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Perspectives on Outings: My Favorite Hike
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by Dan Soeder, Outings Chair | 2011

We all have favorite hikes or trips. Here's one of Dan's!

Several of us were chatting recently at SierraFest about our favorite hikes. Everyone who has done some outdoor activities has collected many experiences that are mundane, some that are interesting, and a few that are spectacular. The spectacular ones stay with you for a long time, and can be retrieved like a favorite old book and savored in a quiet moment.

These thoughts were triggered by Pam Peitz remarking that she and a friend were planning an autumn hike on Mount Washington in the Presidential Range in New Hampshire. This happens to be one of my favorites. I hiked this area with my brother about ten years ago – we met up in the Appalachian Mountain Club lodge at Pinkham Notch, and left the next morning to hike to the top of the mountain. My late brother Jim had been a pretty rigorous hiker, doing a lot of strenuous trails out west and in Alaska, many of them solo. He bragged about going from the south rim of the Grand Canyon down to the Colorado River and back in one day, waltzing right past the trail sign posted by the National Park Service, which states that this is NOT considered a reasonable day hike. Not by most people, anyway.

So we ended up following a group of goofy French Canadians who were merrily singing folk songs in undecipherable, archaic French as they sauntered out of the AMC lodge and slogged uphill to Tuckerman Ravine. We chatted with some of them on the way, and they turned out to be pretty cool, if still a bit goofy. The ravine is misnamed – rather than the narrow, steep valley one might expect, it is instead a broad, bowl shaped feature called a cirque. These bowls were formed during the Ice Age as a glacier accumulated on a mountainside, and scooped out a round valley below it. Knifeedge ridges between adjacent cirques are known as arêtes, and if three of these ridges join up to form a pyramidal central peak, it is called a horn, as in the Matterhorn. A lake that occurs inside a cirque is a tarn, and ridges of soil and rock left behind by the melting glacier are called moraines. I love glacial terms – everything always sounds so exotic.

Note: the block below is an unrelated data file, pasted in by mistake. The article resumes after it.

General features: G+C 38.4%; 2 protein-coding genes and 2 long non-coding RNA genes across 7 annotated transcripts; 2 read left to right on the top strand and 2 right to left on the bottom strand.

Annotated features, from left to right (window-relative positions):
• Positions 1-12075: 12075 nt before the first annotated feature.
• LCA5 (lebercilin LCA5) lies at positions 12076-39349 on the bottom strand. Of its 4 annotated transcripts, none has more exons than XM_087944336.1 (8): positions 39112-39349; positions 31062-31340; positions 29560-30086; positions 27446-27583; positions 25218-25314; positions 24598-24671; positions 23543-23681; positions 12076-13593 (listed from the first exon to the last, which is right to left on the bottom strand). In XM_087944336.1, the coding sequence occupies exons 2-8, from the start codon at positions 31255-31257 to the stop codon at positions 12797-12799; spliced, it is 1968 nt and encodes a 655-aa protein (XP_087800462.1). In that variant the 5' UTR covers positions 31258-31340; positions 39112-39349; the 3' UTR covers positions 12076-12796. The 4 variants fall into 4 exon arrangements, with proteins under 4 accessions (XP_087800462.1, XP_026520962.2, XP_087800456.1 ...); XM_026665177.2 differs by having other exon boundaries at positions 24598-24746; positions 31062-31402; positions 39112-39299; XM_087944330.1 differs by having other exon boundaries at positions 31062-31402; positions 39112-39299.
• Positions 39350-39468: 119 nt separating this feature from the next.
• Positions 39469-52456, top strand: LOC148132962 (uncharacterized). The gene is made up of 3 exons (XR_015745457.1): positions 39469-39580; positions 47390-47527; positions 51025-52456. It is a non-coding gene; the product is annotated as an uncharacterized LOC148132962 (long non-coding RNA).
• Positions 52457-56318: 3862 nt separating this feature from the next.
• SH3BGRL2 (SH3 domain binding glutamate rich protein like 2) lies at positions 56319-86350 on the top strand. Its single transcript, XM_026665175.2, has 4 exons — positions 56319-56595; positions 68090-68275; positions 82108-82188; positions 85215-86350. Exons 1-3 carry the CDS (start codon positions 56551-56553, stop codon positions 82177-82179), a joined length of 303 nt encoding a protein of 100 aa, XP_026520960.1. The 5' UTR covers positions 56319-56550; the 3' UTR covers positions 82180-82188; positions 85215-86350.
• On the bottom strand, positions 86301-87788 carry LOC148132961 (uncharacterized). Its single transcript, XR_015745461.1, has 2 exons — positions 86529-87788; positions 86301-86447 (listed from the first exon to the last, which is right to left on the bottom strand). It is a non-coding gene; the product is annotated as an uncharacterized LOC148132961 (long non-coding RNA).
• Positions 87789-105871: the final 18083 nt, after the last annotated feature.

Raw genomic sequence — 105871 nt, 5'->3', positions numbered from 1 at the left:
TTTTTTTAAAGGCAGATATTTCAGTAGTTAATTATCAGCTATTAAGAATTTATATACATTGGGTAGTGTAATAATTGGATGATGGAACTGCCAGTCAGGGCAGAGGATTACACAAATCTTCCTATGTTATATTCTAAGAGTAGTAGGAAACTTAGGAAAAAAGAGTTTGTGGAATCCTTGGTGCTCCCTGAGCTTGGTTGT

There was no tarn in the ancient cirque forming Tuckerman Ravine, just brush and grasses. The trail skirted one edge of the bowl, and then began a vertical ascent up the headwall of the cirque. This was an amazing climb on stone steps set into the bedrock, with no guardrail, nothing to hold onto, and a thousand feet of empty space yawning out below us. Once we got out of the cirque, the remainder of the hike was a boulder hop across large rocks paving the mountaintop like some giant’s idea of a cobblestone road. This part was actually quite tiring. The rocks were close enough together that they had to be gone over rather than around, but far enough apart that you couldn’t just step from one to another – hopping was required. When we finally got to the top, people who had come up via the auto road were surprised to learn that we had walked. Their cars all had bumper stickers that said “This car climbed Mount Washington.” I never did find any similar sticker for hikers. Still, there is no view on the Mount Washington auto road that comes close to resembling the scene from the stone stairway at the headwall of Tuckerman Ravine.

We noodled around the trails on top of Mount Washington for awhile and visited the weather observatory famous for foul weather (it is built like a bunker), before heading back down by another route along a ridge. There was no way I was going to hike face first down the headwall of Tuckerman Ravine. At least when hiking up, I could focus on the stone stairway. Going down required looking at (or at least acknowledging the presence of) a lot of empty space. I’m not usually afraid of heights, but this was special. I never did get any of my pictures back from this hike. I had sent the film to be developed at a photo lab in Connecticut, and as best I could ever determine, my returning pictures were in the New York City post office transfer station inside the World Trade Center on September 11, 2001. So for me, this hike really does exist only as a memory.

I have other favorite hikes in the Spring Mountains of Nevada, the Sedona area in Arizona, the Grand Canyon, Death Valley, Yosemite, a few places in Hawaii and even several trails in West  Virginia, like Dolly Sods and Blackwater. So what is your favorite? Think about it, and maybe suggest it as an outing. We’d all enjoy the memories, I’m sure.

See you outside!

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